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Sophie Lancaster was just 20 when she was kicked to death by teenage boys – all because she was a goth. Ten years on, have attitudes changed or are young people scared to be different?
On the evening of 11 August 2007 Sophie and her boyfriend Robert Maltby were walking through Stubbylee Park in Bacup, Lancashire, when they were both attacked and left for dead. Robert woke from his coma a week later but Sophie never did.
With dreadlocked hair, dark clothing and piercings, the pair were “singled out, not for anything they said or did, but because of their dress”, the chief crown prosecutor for Lancashire said at the time.
The outcome of the attack shocked the public, but for those like Sophie and Robert, there was a feeling of inevitability.
“I’ve been called freak, gay and transvestite, among other things, by random people in the street,” says Nathan Slack.
Now 36 and living in London, he remembers the experience of growing up a goth in March, Cambridgeshire, around the time Sophie was killed.
“I had objects hurled at me from cars, my own car was vandalised after I was threatened with physical violence and I was spat at in the street,” he says.
For Robert Shread, the abuse he received for how he dressed was even more brutal.
When he was 18, he was attacked as he left an alternative nightclub in Portsmouth, where people who judged others for their lifestyle were waiting nearby.
“I was jumped by a couple of trendy guys who apparently wanted to know what time it was,” he says. “The guys knocked me down and started kicking me in the head until I passed out.”
‘We got used to it’
Robert woke up two days later unable to recall the events of the night. Because of the beating, he lost a year and a half of his memory, including any recollection of his girlfriend.
“It completely changed me,” he said. “I used to be a lot more outgoing. It’s the root of the generalised anxiety disorder that I’m having to deal with today.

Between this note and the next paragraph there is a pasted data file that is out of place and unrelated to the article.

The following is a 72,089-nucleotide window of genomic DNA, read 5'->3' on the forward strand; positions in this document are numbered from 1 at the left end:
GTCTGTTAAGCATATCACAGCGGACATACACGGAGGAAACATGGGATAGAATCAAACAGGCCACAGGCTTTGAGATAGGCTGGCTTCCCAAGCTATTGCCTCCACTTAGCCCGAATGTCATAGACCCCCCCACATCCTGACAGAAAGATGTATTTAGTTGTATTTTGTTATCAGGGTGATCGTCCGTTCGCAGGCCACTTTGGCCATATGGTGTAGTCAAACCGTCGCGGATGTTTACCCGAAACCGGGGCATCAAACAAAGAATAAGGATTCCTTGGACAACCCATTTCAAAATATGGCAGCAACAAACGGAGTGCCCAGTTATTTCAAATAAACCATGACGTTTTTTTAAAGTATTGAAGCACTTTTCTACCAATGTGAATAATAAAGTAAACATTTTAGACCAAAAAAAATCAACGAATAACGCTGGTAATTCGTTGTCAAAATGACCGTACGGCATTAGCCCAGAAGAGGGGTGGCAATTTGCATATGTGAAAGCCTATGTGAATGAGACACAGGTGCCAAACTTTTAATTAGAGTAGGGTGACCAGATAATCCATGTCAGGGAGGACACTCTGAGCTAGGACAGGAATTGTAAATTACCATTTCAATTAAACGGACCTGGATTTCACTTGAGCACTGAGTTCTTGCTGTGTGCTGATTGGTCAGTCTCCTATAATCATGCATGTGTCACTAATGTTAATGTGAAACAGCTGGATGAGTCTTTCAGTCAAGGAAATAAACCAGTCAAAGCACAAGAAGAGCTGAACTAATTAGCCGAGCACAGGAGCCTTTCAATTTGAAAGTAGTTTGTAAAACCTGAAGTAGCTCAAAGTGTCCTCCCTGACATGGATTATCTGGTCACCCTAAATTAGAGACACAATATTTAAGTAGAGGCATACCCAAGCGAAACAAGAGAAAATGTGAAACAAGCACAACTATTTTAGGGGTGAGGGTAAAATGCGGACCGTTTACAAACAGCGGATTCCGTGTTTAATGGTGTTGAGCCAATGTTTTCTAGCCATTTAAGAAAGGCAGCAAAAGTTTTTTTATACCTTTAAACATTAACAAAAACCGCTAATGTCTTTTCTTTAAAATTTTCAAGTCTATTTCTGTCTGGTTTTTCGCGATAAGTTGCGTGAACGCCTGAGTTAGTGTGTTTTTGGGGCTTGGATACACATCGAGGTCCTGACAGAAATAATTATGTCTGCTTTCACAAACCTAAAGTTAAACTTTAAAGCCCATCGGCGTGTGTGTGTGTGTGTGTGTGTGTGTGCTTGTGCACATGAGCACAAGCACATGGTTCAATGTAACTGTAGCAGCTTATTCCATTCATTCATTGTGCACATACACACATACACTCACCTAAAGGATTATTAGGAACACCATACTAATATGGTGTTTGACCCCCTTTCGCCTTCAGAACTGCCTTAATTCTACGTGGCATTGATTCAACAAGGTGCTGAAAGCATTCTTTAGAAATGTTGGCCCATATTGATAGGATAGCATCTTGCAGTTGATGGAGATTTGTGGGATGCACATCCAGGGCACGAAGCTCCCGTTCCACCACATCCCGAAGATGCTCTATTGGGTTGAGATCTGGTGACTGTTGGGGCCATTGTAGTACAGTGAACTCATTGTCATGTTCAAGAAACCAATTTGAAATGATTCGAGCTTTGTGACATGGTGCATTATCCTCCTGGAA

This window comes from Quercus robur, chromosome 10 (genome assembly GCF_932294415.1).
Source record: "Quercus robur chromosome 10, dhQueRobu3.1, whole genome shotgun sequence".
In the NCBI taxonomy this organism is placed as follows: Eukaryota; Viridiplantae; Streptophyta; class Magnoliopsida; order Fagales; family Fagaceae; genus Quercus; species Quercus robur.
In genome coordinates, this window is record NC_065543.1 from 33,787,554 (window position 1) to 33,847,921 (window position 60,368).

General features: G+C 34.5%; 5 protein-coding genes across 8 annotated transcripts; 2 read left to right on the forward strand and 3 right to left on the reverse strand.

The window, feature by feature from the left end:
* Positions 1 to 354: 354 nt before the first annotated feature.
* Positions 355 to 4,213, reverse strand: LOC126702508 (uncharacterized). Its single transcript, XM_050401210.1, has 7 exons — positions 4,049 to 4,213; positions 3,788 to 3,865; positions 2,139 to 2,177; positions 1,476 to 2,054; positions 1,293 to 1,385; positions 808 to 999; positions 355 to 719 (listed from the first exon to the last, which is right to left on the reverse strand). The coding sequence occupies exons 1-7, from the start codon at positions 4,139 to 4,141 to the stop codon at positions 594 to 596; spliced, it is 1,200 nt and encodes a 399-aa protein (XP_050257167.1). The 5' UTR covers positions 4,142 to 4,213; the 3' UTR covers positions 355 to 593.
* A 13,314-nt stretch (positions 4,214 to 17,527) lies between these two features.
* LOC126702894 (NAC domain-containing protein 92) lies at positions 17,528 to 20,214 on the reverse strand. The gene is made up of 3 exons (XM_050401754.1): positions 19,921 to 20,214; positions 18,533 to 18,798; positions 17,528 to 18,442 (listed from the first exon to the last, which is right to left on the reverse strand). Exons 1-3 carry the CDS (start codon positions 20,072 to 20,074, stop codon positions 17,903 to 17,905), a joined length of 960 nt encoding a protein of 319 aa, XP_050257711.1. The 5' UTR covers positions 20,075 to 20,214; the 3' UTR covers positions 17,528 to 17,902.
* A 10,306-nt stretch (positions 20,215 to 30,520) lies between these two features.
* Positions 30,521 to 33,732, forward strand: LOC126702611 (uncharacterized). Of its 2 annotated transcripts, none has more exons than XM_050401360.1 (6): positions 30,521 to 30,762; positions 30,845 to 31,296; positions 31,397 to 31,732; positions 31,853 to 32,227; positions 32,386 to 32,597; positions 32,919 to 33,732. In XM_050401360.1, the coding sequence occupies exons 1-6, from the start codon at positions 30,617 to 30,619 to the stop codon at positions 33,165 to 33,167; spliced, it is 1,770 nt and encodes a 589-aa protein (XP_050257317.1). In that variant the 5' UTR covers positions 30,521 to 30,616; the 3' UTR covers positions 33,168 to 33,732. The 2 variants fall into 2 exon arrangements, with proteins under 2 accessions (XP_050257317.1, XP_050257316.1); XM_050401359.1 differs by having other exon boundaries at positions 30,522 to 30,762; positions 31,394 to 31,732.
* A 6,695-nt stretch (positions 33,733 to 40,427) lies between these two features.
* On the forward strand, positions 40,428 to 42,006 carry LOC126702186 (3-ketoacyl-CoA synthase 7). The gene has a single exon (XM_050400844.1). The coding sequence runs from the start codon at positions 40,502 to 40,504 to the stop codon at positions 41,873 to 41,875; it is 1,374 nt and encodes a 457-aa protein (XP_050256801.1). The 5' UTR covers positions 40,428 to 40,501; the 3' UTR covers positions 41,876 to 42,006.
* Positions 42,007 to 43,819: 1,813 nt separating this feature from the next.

“Going outside is terrifying and that in itself is frustrating. I still expect strangers to attack me for no reason.”
Matthew Sly, 34, remembers similar experiences when growing up in Tadley, Hampshire.
“I know I was lucky I was only attacked once,” he says. “I’ve always been about 6ft 1in and when people want to attack those for how they look, they tend to want to know what the outcome will be.
“I would still get shouts in the street though and it happened to a lot of people I knew. You just had to be prepared for it and we got used to it.”
When talking to young people growing up today who dress in goth and alternative clothing, it seems there is still a battle to fight.
The parents of 16-year-old Hannah Foxton took her out of school because of how bad her experiences were.
“I was really into the Mighty Boosh TV show and had a bag from it, which was quite alternative,” she says. “A couple of girls started calling me names and shouting at me.
“It then got worse and they tried to push me out into the highway. I just broke down in tears.”
Hannah said she tried to change her look to “fit in” but it led to a loss of confidence.
“I just wouldn’t leave the flat for months… Any time I went outside, I had panic attacks. It was brutal.”
It was only when she moved to Nottingham that she felt she could finally be who she wanted to be.
“I needed to be happy and get that confidence back,” she says. “Yes, I still get the odd stare and shout of ‘Satan’ but I also get compliments.”
‘I am not locking myself away’
Despite coming from a large city with a strong musical past, Luke Daley, 19, has been subjected to violence in Liverpool.